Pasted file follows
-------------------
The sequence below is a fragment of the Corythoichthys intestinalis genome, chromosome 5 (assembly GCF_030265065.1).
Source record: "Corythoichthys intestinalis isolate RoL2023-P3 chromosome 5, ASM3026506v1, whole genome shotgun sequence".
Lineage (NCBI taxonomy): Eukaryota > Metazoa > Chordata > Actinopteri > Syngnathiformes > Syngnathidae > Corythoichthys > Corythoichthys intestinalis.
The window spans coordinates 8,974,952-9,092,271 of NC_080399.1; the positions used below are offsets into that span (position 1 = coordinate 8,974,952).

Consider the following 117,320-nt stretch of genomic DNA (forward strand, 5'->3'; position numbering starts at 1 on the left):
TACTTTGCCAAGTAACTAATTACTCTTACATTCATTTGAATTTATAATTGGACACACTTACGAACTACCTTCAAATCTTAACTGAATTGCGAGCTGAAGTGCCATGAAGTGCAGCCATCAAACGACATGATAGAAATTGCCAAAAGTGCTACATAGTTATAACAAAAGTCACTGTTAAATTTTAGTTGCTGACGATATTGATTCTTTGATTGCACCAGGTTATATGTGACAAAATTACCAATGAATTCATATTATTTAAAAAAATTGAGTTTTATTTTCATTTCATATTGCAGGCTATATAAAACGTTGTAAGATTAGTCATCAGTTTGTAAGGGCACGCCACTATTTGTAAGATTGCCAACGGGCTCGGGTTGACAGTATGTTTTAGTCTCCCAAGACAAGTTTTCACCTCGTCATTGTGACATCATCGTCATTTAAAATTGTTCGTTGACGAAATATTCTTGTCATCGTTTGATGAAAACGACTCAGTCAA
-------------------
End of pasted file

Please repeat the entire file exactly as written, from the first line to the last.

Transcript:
The sequence below is a fragment of the Corythoichthys intestinalis genome, chromosome 5 (assembly GCF_030265065.1).
Source record: "Corythoichthys intestinalis isolate RoL2023-P3 chromosome 5, ASM3026506v1, whole genome shotgun sequence".
Lineage (NCBI taxonomy): Eukaryota > Metazoa > Chordata > Actinopteri > Syngnathiformes > Syngnathidae > Corythoichthys > Corythoichthys intestinalis.
The window spans coordinates 8,974,952-9,092,271 of NC_080399.1; the positions used below are offsets into that span (position 1 = coordinate 8,974,952).

Consider the following 117,320-nt stretch of genomic DNA (forward strand, 5'->3'; position numbering starts at 1 on the left):
TACTTTGCCAAGTAACTAATTACTCTTACATTCATTTGAATTTATAATTGGACACACTTACGAACTACCTTCAAATCTTAACTGAATTGCGAGCTGAAGTGCCATGAAGTGCAGCCATCAAACGACATGATAGAAATTGCCAAAAGTGCTACATAGTTATAACAAAAGTCACTGTTAAATTTTAGTTGCTGACGATATTGATTCTTTGATTGCACCAGGTTATATGTGACAAAATTACCAATGAATTCATATTATTTAAAAAAATTGAGTTTTATTTTCATTTCATATTGCAGGCTATATAAAACGTTGTAAGATTAGTCATCAGTTTGTAAGGGCACGCCACTATTTGTAAGATTGCCAACGGGCTCGGGTTGACAGTATGTTTTAGTCTCCCAAGACAAGTTTTCACCTCGTCATTGTGACATCATCGTCATTTAAAATTGTTCGTTGACGAAATATTCTTGTCATCGTTTGATGAAAACGACTCAGTCAA